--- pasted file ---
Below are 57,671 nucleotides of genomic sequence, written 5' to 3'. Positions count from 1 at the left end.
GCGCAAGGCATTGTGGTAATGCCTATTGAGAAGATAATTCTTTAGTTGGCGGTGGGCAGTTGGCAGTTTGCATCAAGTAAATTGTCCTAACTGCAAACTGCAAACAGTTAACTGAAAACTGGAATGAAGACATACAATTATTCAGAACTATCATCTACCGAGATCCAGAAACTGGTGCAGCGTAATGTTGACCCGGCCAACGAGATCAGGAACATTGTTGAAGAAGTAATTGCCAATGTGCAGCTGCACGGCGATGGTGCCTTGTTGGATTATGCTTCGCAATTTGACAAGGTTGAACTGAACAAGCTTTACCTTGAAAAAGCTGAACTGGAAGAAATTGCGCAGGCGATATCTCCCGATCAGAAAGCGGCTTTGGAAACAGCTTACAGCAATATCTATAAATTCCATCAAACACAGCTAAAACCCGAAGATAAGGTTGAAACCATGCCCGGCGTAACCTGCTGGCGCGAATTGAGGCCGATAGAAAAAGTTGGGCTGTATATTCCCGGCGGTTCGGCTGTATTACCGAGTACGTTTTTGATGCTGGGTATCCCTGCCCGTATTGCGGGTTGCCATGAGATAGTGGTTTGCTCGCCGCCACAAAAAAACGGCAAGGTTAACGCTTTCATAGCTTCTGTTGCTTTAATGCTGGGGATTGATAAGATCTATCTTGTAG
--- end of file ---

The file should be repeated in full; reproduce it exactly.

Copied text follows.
Below are 57,671 nucleotides of genomic sequence, written 5' to 3'. Positions count from 1 at the left end.
GCGCAAGGCATTGTGGTAATGCCTATTGAGAAGATAATTCTTTAGTTGGCGGTGGGCAGTTGGCAGTTTGCATCAAGTAAATTGTCCTAACTGCAAACTGCAAACAGTTAACTGAAAACTGGAATGAAGACATACAATTATTCAGAACTATCATCTACCGAGATCCAGAAACTGGTGCAGCGTAATGTTGACCCGGCCAACGAGATCAGGAACATTGTTGAAGAAGTAATTGCCAATGTGCAGCTGCACGGCGATGGTGCCTTGTTGGATTATGCTTCGCAATTTGACAAGGTTGAACTGAACAAGCTTTACCTTGAAAAAGCTGAACTGGAAGAAATTGCGCAGGCGATATCTCCCGATCAGAAAGCGGCTTTGGAAACAGCTTACAGCAATATCTATAAATTCCATCAAACACAGCTAAAACCCGAAGATAAGGTTGAAACCATGCCCGGCGTAACCTGCTGGCGCGAATTGAGGCCGATAGAAAAAGTTGGGCTGTATATTCCCGGCGGTTCGGCTGTATTACCGAGTACGTTTTTGATGCTGGGTATCCCTGCCCGTATTGCGGGTTGCCATGAGATAGTGGTTTGCTCGCCGCCACAAAAAAACGGCAAGGTTAACGCTTTCATAGCTTCTGTTGCTTTAATGCTGGGGATTGATAAGATCTATCTTGTAG